Creatine has shown some marvelous benefits in treating diabetes, even though very, very, very few people are familiar with this property. Creatine is much better known as a supplement taken by bodybuilders to build muscle mass. Hardly anyone knows how good this is for type 2 diabetes, and it may even be the most effective anti diabetic agent known.
There are a bunch of nutritional supplements that help with high blood sugar, and some of them are fairly well known, and with some of the more famous ones the benefits aren’t even that significant. For instance cinnamon and chromium can help but the real benefit of these is when they are stacked together, and the cumulative benefits of these can be significant, but on their own they don’t do all that much with a lot of diabetics.
This leads people to try some of these things and not be able to discern any meaningful benefits, perhaps they only take them for a short period of time, and don’t realize that the benefits of natural substances can take several months to fully manifest, or they may not be using the proper dosage.
In any case, there aren’t a lot of things that provide significant benefits by themselves, berberine has been shown to do this, but it seems to me that only certain types of berberine do this, and I’ve found personally that only berberine derived from Indian barberry and not other species of barberry help me, and the difference is very notable.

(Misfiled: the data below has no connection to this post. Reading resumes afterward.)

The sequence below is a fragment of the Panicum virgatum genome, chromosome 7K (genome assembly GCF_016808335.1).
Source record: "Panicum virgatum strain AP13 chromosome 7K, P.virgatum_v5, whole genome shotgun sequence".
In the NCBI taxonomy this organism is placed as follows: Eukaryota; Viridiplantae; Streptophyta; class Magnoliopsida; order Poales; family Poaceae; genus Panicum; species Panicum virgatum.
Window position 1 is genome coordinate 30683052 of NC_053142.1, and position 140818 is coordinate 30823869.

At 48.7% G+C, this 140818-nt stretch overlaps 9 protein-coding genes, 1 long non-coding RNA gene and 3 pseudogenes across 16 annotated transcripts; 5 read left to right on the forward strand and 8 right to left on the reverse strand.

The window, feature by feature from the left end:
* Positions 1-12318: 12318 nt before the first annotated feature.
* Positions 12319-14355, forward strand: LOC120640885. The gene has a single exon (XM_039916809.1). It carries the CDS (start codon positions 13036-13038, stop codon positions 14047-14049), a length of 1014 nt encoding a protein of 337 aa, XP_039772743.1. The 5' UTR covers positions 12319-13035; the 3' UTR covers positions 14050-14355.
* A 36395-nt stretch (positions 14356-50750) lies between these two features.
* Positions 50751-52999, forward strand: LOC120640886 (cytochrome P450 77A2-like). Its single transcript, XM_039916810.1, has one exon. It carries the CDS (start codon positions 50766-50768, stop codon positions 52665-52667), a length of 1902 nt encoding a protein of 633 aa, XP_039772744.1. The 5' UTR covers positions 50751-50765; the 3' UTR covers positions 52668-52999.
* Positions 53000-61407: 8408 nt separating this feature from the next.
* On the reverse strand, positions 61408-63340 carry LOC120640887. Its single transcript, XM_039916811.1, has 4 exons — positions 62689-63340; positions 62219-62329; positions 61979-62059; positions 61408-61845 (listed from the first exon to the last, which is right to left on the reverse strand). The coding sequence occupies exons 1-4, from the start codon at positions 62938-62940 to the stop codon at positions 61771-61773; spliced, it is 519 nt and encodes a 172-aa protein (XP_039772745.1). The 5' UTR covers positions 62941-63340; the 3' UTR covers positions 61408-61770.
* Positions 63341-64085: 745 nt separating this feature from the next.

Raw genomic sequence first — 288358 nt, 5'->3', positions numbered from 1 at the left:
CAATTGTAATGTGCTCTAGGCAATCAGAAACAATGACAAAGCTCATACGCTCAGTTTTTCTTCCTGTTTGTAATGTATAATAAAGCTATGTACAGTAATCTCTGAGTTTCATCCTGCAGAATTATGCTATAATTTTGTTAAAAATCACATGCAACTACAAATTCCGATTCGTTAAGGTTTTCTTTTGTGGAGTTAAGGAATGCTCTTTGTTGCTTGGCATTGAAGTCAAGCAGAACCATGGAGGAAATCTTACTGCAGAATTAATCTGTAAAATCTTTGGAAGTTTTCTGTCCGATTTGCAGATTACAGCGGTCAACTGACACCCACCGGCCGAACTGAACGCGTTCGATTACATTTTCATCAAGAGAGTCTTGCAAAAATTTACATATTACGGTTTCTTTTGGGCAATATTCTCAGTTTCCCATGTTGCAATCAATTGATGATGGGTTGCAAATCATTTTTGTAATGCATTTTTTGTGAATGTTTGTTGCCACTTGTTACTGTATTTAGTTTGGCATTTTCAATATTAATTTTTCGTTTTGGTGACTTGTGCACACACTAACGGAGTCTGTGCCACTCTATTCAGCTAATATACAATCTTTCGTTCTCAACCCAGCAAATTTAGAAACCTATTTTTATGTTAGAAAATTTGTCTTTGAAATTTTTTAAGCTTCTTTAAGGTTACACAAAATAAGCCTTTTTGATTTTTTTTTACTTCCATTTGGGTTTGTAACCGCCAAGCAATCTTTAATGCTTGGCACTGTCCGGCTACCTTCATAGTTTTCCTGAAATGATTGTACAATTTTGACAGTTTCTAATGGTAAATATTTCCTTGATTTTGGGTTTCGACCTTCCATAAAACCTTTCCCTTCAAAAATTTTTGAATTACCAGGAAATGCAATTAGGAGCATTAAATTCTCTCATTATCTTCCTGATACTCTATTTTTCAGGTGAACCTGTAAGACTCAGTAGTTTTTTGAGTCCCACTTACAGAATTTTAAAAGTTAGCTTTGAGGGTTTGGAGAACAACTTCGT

Nothing helps my blood sugar like creatine does, and I’ve found this to be hands down the best anti diabetic out there. When we’re talking stand alone stuff, we mean things that can go head to head with pharmaceuticals, berberine has been shown to do this, and perhaps surprisingly, creatine has as well.
If things work as well as pharmaceuticals, why wouldn’t you just take the pharmaceuticals though? Well it’s not just about lowering blood sugar, it’s about lowering blood sugar naturally, as opposed to the artificial lowering you get from meds.
The best way to explain this is that meds lower your blood sugar at a price, for instance increasing insulin to temporarily lower it but then causing a rebound effect as insulin resistance is increased over time. Similar effects can be found with other meds, they look to correct hormonal imbalances by creating more inbalance in the long run and that’s just not going to work.
So all anti diabetic meds fail over time, this isn’t even in dispute by anyone, their strategy is to use something until it fails and then keep increasing the medication until the battle eventually is lost and one cannot achieve adequate blood sugar control even under the most aggressive medication protocols. Then they just say well diabetes is a progressive disease and we’re doing what we can, you still are told to take all these meds of course, but now the goals of the treatment is to slow down the progression when in fact it actually accelerates it.
This is a lot like being addicted to heroin and needing more and more and when you stop you get worse off, at least temporarily, and when you stop these meds your blood sugar surely will rise, and usually pretty significantly, for a while anyway. Moreover, without a good plan, you’re not getting better anyway, so you will still suffer from the ravages of diabetes even though you may be slowing down the progression by not medicating yourself in a way that clearly worsens the disease over time.